One of our group won over $3,000 playing bingo and another $500 at the slot machines. Everyone kept busy with the plethora of shipboard activities. In each port we participated in tours that ranged from hikes, kayaking, and bike riding to helicopter and float plane adventures.
It was a great trip for all of us and a wonderful way to keep the USNA spirit alive.
We're finally settled in Rockingham County, just NE of Greensboro, NC, and have the new farm up and running. Both of our kids have also bought country property nearby, so we'll soon have a regular enclave going. We like the Piedmont area of North Carolina very much. I have a new book coming out in late November, called The Cat Dancers. It's set in both the Greensboro area as well as in western North Carolina. This will be number ten, so things are going suspiciously well. If any classmates are running I-40/I-85 in the Greensboro area, please feel free to give a holler. (336) 342-2524.
Julie and I recently got back from our epic mid-summer trek through the mountain states. Our first destination was the gem of a cabin that Linda and Zimm Zimmerman have polished on the north fork of the Snake River south of West Yellowstone, MT. We marveled at the great work the Zimmermans have done giving this cabin just the right balance of nature and comfort. Sleeping in the finished loft definitely reduced any incentive to roam at night, so we roughed it. Laughs filled the cabin and campfire and we spent the days on the river. The best feature was, of course, their endless hospitality. The rugged life obviously is good for both of them. The wine supply held out and Zimm kept the campfire stoked. Here is a picture of Zimm and me at the council fire where occasional wisdom was passed. Those cool mountain nights have me ready for a return, particularly as we prepare for the storm season on the Florida coast.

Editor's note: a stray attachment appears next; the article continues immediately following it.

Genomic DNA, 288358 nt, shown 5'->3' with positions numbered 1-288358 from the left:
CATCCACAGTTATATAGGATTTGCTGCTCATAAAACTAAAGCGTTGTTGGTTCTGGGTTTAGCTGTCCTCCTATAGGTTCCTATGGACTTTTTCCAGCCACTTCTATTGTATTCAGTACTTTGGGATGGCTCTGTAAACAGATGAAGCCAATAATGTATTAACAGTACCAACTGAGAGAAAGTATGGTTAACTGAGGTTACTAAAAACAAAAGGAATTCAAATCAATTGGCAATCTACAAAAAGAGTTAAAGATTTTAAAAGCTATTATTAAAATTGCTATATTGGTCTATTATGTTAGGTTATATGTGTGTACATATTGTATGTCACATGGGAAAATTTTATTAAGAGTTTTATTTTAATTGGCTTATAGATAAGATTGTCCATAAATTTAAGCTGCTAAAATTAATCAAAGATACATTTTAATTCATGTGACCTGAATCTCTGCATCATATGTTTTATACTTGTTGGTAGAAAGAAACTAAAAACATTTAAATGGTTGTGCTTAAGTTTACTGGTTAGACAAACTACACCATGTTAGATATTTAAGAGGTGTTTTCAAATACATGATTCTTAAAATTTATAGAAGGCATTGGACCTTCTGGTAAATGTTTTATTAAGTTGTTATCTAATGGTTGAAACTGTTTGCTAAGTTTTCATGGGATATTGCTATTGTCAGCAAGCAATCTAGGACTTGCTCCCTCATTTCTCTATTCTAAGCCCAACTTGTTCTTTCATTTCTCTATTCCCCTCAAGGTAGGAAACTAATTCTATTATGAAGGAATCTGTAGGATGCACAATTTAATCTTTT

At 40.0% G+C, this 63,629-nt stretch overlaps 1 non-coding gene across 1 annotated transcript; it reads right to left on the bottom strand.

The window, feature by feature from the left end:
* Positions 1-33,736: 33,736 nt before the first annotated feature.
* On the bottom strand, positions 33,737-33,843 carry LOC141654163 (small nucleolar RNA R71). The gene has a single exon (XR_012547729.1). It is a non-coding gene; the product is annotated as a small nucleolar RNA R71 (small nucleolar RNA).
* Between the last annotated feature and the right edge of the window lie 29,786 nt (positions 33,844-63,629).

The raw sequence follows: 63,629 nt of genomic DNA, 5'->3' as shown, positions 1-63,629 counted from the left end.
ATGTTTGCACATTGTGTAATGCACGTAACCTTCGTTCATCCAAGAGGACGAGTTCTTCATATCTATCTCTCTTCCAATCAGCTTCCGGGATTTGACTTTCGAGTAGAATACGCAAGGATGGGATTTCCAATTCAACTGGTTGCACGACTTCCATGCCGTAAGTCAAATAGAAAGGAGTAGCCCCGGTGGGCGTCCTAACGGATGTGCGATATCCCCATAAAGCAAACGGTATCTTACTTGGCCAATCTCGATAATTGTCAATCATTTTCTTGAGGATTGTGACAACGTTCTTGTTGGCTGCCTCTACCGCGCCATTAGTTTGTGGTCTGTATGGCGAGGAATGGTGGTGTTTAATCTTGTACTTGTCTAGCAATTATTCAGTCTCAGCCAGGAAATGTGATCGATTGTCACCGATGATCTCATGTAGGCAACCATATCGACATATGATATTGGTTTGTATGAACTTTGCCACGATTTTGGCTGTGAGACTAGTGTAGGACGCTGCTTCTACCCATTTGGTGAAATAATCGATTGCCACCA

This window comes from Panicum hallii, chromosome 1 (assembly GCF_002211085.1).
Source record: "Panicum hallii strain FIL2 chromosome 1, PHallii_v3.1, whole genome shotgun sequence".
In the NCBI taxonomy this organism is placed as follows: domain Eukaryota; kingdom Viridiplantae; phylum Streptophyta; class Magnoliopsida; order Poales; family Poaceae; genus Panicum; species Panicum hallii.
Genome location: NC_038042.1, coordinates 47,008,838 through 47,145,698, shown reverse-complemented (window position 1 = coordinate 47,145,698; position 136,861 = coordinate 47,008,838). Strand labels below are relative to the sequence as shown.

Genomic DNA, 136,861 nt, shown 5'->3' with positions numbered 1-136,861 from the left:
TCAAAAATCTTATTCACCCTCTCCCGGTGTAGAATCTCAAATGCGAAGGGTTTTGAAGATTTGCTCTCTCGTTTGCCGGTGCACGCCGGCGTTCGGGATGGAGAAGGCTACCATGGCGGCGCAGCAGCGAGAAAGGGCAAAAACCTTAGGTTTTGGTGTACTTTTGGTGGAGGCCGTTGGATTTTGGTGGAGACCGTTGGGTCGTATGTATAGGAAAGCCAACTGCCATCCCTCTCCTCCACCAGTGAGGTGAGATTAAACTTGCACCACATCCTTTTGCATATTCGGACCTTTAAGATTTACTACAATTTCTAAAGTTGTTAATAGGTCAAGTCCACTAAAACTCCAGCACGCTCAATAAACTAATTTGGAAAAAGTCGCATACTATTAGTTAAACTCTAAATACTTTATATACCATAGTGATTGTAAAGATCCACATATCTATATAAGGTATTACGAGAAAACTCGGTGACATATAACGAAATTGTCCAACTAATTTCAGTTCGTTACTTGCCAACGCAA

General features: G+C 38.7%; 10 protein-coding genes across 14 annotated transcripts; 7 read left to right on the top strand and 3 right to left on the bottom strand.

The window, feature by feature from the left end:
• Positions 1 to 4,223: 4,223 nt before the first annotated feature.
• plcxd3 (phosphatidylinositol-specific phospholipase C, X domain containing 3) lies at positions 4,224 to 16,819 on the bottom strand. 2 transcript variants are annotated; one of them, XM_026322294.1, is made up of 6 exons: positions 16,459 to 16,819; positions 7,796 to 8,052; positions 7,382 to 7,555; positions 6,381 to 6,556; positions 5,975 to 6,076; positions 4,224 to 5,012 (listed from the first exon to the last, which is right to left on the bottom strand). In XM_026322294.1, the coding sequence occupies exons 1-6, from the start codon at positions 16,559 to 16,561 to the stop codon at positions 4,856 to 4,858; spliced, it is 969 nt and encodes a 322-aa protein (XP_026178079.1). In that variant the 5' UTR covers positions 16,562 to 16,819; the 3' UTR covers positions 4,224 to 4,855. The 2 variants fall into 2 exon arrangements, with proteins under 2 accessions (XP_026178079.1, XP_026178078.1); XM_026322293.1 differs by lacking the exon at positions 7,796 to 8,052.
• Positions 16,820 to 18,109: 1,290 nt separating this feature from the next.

Zimm Zimmerman and Tom Robertson
Bill Opitz and Julie Robertson on the Missouri River